Dual Wet Re-Entries And Eskimo Recoveries
All-In Recovery Variation
The traditional All In Recovery takes some time and a good deal of orchestration and manipulation to complete, which leaves the 2nd paddler in the water for a longer exposure time. Since one of your goals for a capsize recovery should be to minimize your exposure to the elements, here is a variation for getting two or more swimmers back in their kayaks quickly. Having pumps is a necessity for this variation.
Before I continue, I must admit that my first recommendation for any "All In" situation is every paddler does their quickest solo recovery. Once you are back in your kayak, with you and your boat sea worthy, then you can go help someone else. The "All In" recovery techniques are only good if solo recoveries cannot be performed. Then you need to depend on each other for a recovery. The swim time alone to get the kayaks near each other has more exposure time than I would like, but if solo options are out then swimming kayaks to each other is what needs to be done.
The idea of this "All In" variation is to do a wet re-entry and use you partners kayak (whether upright or overturned) for support to right yourself. When you come up you will have water in the cockpits, but the exposure time is relatively short when using this variation. A note of caution, be careful of banging kayaks when the seas are challenging. Helmets would be an excellent addition in rough conditions.
As in any All-In Recovery, the paddlers in the water need to move their kayaks next to each other. Since most of us paddle some distance from our partners during an outing, the exposure time is increased just during the process of moving the kayaks together.
Once the kayaks are together, you and your partner need to decide if you will do this simultaneously or one at a time. In this example we will show the technique with one paddler completing the skill before the other one begins.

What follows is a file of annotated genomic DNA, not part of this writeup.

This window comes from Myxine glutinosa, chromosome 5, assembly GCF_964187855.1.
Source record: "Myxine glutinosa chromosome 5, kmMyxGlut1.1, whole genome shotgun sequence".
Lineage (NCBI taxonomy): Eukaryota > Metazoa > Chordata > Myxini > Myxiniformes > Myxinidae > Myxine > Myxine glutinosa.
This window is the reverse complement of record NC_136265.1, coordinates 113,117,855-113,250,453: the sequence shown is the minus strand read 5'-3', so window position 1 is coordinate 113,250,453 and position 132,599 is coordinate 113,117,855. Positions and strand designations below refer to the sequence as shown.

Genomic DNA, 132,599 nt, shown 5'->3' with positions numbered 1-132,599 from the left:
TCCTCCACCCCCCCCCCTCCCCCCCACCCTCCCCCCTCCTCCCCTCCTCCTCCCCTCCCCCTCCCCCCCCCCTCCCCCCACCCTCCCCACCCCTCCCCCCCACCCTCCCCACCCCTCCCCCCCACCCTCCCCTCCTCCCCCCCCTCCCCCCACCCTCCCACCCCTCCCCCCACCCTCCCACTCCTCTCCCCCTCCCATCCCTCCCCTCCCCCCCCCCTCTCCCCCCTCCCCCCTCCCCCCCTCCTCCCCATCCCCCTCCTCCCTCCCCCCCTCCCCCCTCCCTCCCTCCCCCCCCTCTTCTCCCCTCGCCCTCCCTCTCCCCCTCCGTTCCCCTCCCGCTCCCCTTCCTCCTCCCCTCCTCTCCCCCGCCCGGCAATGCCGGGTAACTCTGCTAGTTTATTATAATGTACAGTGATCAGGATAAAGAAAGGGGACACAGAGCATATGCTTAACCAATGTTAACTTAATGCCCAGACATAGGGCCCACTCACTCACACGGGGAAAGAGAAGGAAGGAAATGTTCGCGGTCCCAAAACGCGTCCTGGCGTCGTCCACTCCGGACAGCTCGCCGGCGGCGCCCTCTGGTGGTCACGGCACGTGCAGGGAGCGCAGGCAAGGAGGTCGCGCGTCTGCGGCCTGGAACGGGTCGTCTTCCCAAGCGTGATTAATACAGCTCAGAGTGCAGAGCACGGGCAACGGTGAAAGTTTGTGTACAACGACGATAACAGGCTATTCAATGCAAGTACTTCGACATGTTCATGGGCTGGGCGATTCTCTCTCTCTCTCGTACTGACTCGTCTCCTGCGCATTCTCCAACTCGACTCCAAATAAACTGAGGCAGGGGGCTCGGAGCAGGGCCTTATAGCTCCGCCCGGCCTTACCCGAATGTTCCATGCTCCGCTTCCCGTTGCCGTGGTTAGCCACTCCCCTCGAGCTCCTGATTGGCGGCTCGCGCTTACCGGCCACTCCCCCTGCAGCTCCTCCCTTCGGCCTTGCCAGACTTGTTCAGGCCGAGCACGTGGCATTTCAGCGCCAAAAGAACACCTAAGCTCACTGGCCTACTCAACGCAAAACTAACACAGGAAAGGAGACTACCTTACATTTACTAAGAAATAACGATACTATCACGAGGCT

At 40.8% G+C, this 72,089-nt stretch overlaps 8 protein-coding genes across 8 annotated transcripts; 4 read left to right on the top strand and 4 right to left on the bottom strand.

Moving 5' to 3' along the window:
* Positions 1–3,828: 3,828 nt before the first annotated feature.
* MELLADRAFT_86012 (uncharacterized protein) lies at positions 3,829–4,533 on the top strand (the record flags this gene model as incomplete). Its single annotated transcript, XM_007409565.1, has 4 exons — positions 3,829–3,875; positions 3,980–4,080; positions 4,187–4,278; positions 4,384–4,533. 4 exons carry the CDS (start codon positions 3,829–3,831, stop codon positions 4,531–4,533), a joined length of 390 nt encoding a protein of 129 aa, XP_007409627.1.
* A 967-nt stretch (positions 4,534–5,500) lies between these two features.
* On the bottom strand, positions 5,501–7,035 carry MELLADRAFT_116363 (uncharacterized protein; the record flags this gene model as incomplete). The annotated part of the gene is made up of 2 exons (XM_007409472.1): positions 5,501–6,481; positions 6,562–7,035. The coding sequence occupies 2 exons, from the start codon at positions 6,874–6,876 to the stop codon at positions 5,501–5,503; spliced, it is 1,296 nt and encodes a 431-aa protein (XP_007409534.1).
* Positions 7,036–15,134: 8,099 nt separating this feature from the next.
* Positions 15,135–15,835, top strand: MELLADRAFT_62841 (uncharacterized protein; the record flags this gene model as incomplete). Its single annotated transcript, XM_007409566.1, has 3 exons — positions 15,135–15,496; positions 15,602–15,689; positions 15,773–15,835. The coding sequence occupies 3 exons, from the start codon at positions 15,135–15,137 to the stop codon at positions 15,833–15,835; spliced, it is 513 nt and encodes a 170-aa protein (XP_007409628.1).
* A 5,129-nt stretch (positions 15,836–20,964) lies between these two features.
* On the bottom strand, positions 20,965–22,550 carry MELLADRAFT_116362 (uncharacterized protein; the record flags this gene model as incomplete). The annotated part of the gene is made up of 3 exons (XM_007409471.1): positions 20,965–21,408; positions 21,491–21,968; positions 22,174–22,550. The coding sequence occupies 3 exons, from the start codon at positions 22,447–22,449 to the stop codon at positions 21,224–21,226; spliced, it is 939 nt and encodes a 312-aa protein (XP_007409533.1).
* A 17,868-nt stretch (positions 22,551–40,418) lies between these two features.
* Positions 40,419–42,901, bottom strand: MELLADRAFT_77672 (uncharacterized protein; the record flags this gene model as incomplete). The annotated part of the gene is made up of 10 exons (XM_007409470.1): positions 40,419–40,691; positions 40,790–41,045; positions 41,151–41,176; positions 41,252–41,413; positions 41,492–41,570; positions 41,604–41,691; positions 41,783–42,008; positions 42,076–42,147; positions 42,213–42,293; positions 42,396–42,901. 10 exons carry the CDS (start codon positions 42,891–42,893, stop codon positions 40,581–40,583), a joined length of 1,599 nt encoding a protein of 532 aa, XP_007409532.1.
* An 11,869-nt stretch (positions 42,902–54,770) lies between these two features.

When the kayaks are together and parallel, with the kayaks in the bow to stern position, you and partner decide who will re-enter first. The 2nd paddler keeps the kayaks together. They can also hold both of the paddles.
Deck lines provide a good hand hold for keeping kayaks together. You will need to release the deck line as your partner rolls up, but at that point they are holding the kayaks together. You can grip another line when your partner is upright.
While paddler number two keeps the kayaks together, the first paddler performs a wet re-entry into their kayak. Remember to get yourself completely into your kayak with your feet on the foot pegs, thighs under the braces and your backside onto your seat.
When ready, reach for the overturned bow of your partner's kayak and use it as a support to right yourself. You will use less energy if you have your head come up last by using your knees and hips to right your kayak first and let your body follow.
One of the values of having proper floatation in a kayak is the support it can provide. Without good floatation, the end of the kayak would sink when weight were placed on it. Proper floatation gives you and your partner options.
Improper floatation not only limits your options it can lead to serious consequences such as losing your kayak.
When the first paddler is upright, they will have a cockpit partially filled with water. Even though this can cause some instability the second kayak provides the support necessary to stay upright. Since minimizing exposure time is essential, it is more important to get the second paddler out of the water before pumping out the water. As you will see later, pumping is better off done at the end of the entire sequence.